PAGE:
The FDA,Vioxx, and the Repercussions of Direct-to-Consumer Advertising
Merck removed rofecoxib (Vioxx®) from the market early last fall because of reports of an increased number of heart attacks among users. This drug had been widely used for painful arthritis. For this “forthright” action, Merck initially received some adulation. On November 19, 2004, however, The Wall Street Journal published e-mails from Merck’s corporate files indicating that the company had known of the increased heart problems for four years. One of the documents contained guidance for sales representatives if they were questioned about any side effects of the product. The staff training manual was actually labeled “Dodgeball Vioxx.”
When new drugs are approved after they have been found safe and effective in preliminary trials, their safety is still in some doubt because rare side effects may show up only after much more extensive experience. Patent protection is limited to a few years, resulting in aggressive promotion as soon as the Food and Drug Administration (FDA) grants approval. In 1992, a new law provided for much of the FDA’s drug approval expense to be paid by license fees from the drug industry. The FDA’s Center for Drug Safety Evaluation exists within its Center for Drug Evaluation and Research (CDER) along with its Office of New Drugs. This creates a conflict of interest when the safety of a recently approved drug comes into question.
The FDA’s own investigators now estimate that from 1999 to 2003, 27,000 excess cases of myocardial infarction occurred in users of Vioxx®. Clearly, some reforms are needed in the drug industry and in the FDA.
To restore public trust in drug regulators and the industry will require some prompt and drastic reforms. For a start, the Office of Drug Safety needs to be insulated from the Office of New Drugs, which collects the license fees.
In 1997, the U.S. started permitting the advertising of prescription drugs to the general public. New Zealand is the only other country following this path. I believe that the rest of the world’s reluctance to do so is the correct attitude—time is wasted in talking about the advertisements during consultations, and the costs materially increase drug prices. The costs of pell-mell promotion are totally wasted when new drugs must be withdrawn from sale. A reasonable period of postmarketing safety surveillance could reduce the consequences of these drug withdrawals. Furthermore, such a massive experiment in risk assessment is unnecessarily hazardous to the public. Our nation’s policy about advertising prescription drugs was changed by administrative rule without legislative input or even public hearings.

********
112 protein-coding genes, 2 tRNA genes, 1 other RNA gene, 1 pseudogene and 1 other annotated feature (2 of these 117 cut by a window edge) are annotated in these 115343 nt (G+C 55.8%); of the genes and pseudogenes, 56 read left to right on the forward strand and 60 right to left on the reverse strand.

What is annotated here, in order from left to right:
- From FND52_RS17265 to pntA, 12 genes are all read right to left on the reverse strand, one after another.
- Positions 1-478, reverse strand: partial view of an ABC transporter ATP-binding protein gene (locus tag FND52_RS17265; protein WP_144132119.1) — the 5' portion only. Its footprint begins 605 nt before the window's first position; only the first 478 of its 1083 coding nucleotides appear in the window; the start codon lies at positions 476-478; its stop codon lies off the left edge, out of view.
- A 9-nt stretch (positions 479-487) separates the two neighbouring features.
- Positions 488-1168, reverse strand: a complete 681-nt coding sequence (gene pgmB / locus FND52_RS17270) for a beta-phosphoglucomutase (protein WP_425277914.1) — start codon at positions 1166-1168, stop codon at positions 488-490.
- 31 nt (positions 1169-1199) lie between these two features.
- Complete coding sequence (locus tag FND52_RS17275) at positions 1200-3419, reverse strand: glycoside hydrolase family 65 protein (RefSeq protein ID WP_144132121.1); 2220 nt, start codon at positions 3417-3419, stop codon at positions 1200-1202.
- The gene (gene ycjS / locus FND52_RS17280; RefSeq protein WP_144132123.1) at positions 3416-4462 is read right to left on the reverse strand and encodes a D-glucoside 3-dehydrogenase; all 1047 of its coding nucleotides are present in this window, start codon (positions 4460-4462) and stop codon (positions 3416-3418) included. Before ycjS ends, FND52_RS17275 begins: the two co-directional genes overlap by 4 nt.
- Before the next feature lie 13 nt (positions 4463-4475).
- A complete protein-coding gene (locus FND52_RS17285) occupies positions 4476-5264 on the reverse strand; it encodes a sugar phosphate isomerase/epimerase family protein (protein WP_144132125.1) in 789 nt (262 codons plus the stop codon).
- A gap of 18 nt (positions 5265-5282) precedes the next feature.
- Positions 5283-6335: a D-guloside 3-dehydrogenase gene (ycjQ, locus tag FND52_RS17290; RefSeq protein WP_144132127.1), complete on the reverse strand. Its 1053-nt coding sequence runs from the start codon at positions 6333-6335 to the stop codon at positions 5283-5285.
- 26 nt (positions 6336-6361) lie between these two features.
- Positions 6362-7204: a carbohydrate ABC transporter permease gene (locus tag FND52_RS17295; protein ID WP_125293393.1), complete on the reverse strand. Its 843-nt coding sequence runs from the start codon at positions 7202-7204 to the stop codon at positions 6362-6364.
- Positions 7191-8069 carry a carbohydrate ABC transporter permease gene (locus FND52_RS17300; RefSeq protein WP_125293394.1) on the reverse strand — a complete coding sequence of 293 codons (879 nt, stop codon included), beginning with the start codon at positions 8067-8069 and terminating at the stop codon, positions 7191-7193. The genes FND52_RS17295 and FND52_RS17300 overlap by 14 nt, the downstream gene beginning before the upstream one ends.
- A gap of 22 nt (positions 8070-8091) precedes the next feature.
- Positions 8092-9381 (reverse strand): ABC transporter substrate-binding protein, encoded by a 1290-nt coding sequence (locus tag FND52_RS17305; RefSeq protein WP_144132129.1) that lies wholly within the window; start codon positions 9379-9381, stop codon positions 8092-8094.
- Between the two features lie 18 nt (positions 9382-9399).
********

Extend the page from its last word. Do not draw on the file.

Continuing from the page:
A reform that might be acceptable to the pharmaceutical industry would be to stop the clock on patent expiration from the moment of FDA approval of a new drug until sufficient safety data about it are collected or until the manufacturer chooses to begin promoting the product commercially (whichever occurs first). Some would argue that a fixed three- to five-year period (or even longer for antibiotics) would be preferable. This would have another extremely beneficial effect. New antibiotics are best used sparingly—not because of safety considerations but, rather, to preserve their usefulness for infections resistant to the previously available antibiotics. This type of extension of patent protection would tend to balance the benefits to the public and to corporations. After all, patents were originally intended to promote innovation for the public’s benefit.
The period of restrained use of new drugs would be an especially good time to promote and finance clinical research comparing the relative effectiveness of the old versus the new remedies. I see no way to motivate business interests to finance such research. All attempts to privatize public health are similarly doomed to failure.
To illustrate the point, according to a paper reprinted from the nonprofit organization Doctors Without Bor-ders, the world’s pharmaceutical industry spends less than 10% of its research budget on the major health problems of 90% of the world’s population; thus, support for these research activities would have to come from sources such as universities, foundations, and the National Institutes of Health. An informed public could participate in deliberations on these problems. This participation would enhance the important goal of restoring and preserving the public’s confidence in the FDA and in the pharmaceutical industry.
The outcome of the Vioxx® problem speaks for itself— tens of thousands of unnecessary heart attacks, damage to Merck’s reputation, and wasted resources on inappropriate promotion. This episode is merely the most recent and one of the most egregious examples of the problem. My proposal for what amounts to a two-stage approval of new drugs could turn out to be at least a partial solution.